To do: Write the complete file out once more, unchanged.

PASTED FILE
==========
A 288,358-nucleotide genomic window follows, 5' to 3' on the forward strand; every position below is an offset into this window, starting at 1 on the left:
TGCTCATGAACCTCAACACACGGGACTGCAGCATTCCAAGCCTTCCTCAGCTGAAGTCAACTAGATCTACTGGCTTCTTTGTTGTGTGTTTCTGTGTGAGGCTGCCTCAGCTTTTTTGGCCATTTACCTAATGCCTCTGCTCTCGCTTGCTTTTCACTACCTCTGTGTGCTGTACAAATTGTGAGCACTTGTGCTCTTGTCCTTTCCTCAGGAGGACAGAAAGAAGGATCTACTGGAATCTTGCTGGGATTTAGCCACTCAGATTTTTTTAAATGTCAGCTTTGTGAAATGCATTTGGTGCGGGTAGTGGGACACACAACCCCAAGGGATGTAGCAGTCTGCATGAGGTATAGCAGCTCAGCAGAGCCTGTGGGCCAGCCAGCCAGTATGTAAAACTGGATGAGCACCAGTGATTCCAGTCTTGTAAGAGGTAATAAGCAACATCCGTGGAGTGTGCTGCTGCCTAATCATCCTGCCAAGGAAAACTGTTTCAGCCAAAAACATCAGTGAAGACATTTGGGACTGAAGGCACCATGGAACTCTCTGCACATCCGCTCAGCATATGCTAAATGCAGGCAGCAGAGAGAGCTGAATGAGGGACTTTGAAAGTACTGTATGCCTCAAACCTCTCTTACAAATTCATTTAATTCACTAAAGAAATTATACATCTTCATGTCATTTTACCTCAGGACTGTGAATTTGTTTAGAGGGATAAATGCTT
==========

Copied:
A 288,358-nucleotide genomic window follows, 5' to 3' on the forward strand; every position below is an offset into this window, starting at 1 on the left:
TGCTCATGAACCTCAACACACGGGACTGCAGCATTCCAAGCCTTCCTCAGCTGAAGTCAACTAGATCTACTGGCTTCTTTGTTGTGTGTTTCTGTGTGAGGCTGCCTCAGCTTTTTTGGCCATTTACCTAATGCCTCTGCTCTCGCTTGCTTTTCACTACCTCTGTGTGCTGTACAAATTGTGAGCACTTGTGCTCTTGTCCTTTCCTCAGGAGGACAGAAAGAAGGATCTACTGGAATCTTGCTGGGATTTAGCCACTCAGATTTTTTTAAATGTCAGCTTTGTGAAATGCATTTGGTGCGGGTAGTGGGACACACAACCCCAAGGGATGTAGCAGTCTGCATGAGGTATAGCAGCTCAGCAGAGCCTGTGGGCCAGCCAGCCAGTATGTAAAACTGGATGAGCACCAGTGATTCCAGTCTTGTAAGAGGTAATAAGCAACATCCGTGGAGTGTGCTGCTGCCTAATCATCCTGCCAAGGAAAACTGTTTCAGCCAAAAACATCAGTGAAGACATTTGGGACTGAAGGCACCATGGAACTCTCTGCACATCCGCTCAGCATATGCTAAATGCAGGCAGCAGAGAGAGCTGAATGAGGGACTTTGAAAGTACTGTATGCCTCAAACCTCTCTTACAAATTCATTTAATTCACTAAAGAAATTATACATCTTCATGTCATTTTACCTCAGGACTGTGAATTTGTTTAGAGGGATAAATGCTT